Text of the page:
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Health at a Glance 2015
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branch 10.  Pharmaceutical sector
  branch Pharmaceutical consumption

In general, pharmaceutical consumption continues to increase, partly driven by a growing demand for drugs to treat ageing-related and chronic diseases and by changes in clinical practice. This section examines consumption of four categories of pharmaceuticals: antihypertensive, cholesterol-lowering, antidiabetic and antidepressant drugs. Consumption is measured in defined daily doses (DDD) (see the box on “Definition and comparability” ).

Consumption of antihypertensives has nearly doubled in OECD countries between 2000 and 2013. It has more than tripled in Estonia and quadrupled in Luxembourg (Figure 10.8). It is highest in Germany and Hungary, almost five-fold the level of Korea and Turkey. These variations reflect both differences in the prevalence of high-blood pressure and in clinical practice. In 2008, 16% of the Korean population had high blood pressure, against 26% in Germany and 37% in Hungary, while the average number of DDD prescribed per patient with high blood pressure was lower in Korea (0.5) than in Hungary (1.1) and Germany (1.2) (OECD, 2015).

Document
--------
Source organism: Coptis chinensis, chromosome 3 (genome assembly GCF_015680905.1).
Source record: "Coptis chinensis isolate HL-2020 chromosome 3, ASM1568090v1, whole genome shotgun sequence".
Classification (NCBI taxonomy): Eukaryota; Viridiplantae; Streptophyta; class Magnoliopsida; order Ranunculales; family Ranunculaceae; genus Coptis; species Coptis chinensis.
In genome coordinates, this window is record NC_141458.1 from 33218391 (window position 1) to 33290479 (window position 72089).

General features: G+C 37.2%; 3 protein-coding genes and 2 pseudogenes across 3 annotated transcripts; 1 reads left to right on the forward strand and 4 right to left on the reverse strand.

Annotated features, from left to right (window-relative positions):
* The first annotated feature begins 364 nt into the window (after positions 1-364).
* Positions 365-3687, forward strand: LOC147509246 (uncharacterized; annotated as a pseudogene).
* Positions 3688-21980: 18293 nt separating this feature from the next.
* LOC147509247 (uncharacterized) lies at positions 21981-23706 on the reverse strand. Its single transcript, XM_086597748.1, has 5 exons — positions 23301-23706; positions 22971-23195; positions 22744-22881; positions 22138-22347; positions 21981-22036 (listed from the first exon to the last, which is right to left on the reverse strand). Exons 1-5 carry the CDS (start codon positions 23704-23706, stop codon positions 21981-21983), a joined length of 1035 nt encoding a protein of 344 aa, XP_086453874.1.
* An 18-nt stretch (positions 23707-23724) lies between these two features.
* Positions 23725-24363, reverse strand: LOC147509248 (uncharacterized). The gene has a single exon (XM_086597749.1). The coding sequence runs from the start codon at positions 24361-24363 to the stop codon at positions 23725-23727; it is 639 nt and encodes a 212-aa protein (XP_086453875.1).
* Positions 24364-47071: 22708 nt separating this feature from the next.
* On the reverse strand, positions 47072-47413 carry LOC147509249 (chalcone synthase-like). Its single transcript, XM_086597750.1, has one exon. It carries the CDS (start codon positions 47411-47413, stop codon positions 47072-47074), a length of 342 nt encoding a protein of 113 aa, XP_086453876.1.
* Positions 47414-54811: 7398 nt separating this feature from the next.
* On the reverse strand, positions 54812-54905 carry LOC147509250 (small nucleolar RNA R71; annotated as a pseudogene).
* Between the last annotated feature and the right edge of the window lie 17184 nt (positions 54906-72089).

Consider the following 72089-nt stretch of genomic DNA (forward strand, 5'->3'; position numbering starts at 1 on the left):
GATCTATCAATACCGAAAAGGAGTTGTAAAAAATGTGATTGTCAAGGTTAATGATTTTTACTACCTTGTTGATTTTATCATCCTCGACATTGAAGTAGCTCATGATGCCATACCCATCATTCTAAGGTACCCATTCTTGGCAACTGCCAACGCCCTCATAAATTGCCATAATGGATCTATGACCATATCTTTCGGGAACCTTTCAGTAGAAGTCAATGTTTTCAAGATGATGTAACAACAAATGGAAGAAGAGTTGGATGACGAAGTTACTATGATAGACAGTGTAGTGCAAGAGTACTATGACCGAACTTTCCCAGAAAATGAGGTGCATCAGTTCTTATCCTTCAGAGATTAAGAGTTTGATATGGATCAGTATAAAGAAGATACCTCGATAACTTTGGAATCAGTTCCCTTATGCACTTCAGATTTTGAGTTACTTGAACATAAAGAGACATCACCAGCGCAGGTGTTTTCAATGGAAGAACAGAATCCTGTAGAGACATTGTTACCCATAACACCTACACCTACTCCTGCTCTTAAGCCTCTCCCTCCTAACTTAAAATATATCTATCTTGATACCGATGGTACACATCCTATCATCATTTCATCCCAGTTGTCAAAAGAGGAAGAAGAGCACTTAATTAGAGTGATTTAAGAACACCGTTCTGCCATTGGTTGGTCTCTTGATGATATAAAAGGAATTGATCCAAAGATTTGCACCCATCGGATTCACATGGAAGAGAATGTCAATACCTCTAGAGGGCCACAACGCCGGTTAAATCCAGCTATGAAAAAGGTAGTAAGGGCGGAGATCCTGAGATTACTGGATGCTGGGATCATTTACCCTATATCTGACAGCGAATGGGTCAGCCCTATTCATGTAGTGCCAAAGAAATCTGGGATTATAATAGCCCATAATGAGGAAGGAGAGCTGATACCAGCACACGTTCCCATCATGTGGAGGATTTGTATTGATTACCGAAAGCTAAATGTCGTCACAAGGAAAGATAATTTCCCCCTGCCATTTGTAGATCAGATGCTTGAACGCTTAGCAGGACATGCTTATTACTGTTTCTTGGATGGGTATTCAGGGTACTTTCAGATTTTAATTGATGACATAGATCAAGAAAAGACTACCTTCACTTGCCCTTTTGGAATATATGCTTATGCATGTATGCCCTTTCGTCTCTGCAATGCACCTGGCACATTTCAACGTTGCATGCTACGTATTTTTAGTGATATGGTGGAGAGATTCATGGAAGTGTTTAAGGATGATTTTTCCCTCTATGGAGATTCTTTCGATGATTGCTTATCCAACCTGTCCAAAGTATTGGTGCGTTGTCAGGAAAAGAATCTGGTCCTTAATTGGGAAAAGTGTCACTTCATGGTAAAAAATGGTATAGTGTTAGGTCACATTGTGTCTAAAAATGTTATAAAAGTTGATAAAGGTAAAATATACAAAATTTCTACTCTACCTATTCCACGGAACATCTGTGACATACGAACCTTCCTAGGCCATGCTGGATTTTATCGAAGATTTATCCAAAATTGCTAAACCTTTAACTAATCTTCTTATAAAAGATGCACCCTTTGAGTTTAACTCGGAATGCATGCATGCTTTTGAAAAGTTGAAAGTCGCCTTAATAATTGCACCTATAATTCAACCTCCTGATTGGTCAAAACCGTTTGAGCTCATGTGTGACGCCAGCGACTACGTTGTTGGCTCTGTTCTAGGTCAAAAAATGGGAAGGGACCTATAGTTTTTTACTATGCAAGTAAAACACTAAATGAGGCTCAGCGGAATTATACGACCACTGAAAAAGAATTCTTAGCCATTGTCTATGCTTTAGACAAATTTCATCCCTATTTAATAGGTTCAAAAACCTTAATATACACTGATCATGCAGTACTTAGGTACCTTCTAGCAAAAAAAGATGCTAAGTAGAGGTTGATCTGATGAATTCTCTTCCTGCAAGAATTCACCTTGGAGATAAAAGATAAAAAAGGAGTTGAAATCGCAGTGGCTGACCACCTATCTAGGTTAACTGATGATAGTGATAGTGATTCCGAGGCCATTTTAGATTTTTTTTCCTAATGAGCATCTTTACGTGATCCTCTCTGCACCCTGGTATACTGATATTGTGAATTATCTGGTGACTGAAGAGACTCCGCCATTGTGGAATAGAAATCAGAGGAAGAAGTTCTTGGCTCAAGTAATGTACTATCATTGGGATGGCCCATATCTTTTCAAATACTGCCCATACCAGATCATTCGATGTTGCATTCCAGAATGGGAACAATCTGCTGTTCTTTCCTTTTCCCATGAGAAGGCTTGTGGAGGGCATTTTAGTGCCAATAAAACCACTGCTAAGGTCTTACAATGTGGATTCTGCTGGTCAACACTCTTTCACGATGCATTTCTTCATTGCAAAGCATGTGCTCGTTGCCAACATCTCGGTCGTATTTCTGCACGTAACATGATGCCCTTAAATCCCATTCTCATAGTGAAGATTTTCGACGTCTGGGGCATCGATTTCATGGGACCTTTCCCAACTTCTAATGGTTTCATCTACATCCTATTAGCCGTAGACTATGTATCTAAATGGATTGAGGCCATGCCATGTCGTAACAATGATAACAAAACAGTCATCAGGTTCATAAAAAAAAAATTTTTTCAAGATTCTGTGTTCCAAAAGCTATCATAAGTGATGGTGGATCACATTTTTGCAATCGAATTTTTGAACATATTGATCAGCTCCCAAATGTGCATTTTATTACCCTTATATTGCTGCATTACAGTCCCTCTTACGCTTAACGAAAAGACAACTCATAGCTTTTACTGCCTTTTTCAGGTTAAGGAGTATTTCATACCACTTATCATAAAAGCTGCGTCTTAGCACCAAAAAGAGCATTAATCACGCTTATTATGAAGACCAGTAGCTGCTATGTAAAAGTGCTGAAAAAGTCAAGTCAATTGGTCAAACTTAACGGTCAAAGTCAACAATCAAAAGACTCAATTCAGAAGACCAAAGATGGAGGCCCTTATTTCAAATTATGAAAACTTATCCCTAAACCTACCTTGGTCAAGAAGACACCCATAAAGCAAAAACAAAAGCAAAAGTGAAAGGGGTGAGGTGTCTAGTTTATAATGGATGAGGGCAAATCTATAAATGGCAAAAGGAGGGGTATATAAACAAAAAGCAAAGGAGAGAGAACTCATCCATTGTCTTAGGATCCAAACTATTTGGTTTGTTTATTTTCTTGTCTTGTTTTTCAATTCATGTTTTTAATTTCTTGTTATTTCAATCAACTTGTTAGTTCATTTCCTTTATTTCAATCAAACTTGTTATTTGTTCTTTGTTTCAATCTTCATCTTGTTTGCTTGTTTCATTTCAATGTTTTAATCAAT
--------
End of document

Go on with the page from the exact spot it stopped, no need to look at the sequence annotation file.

The use of cholesterol-lowering drugs has more than tripled in OECD countries between 2000 and 2013 (Figure 10.9). The Slovak Republic, the United Kingdom and Australia had the highest consumption per capita in 2013, with levels over 40% higher than the OECD average. Prescription clinical guidelines for anti-cholesterol treatments have been updated several times since the 1990s, recommending wider screening, earlier treatments, and higher dosages. This explains part of the high growth observed during the period.

The use of antidiabetics has almost doubled in OECD countries between 2000 and 2013 (Figure 10.10). This growth can be explained by a rising prevalence of diabetes, largely linked to increases in the prevalence of obesity (see indicator on overweight and obesity in Chapter 4), a major risk factor for the development of type-2 diabetes. In 2013, the consumption of antidiabetics was highest in Finland, Germany and the United Kingdom.

Consumption of antidepressants has increased considerably in most OECD countries since 2000 (Figure 10.11). This might reflect some narrowing of the treatment gap for depression. However, there is significant variation in consumption of antidepressants between countries. Iceland reported the highest level of consumption of antidepressants in 2013, twice the OECD average, followed by Australia, Portugal and Canada. Chile, Korea and Estonia reported low consumption levels.

The level of antidepressants consumption depends on the prevalence of depression in each country, and on how depression is diagnosed and treated. This, in turn, depends on other available therapies, local guidelines, and prescribing behavior (OECD, 2014; Moore et al., 2009). These factors vary between countries. In England and in France, the increase in antidepressants consumption has been associated with a longer duration of drug treatment (Grandfils and Sermet, 2009; Moore et al., 2009).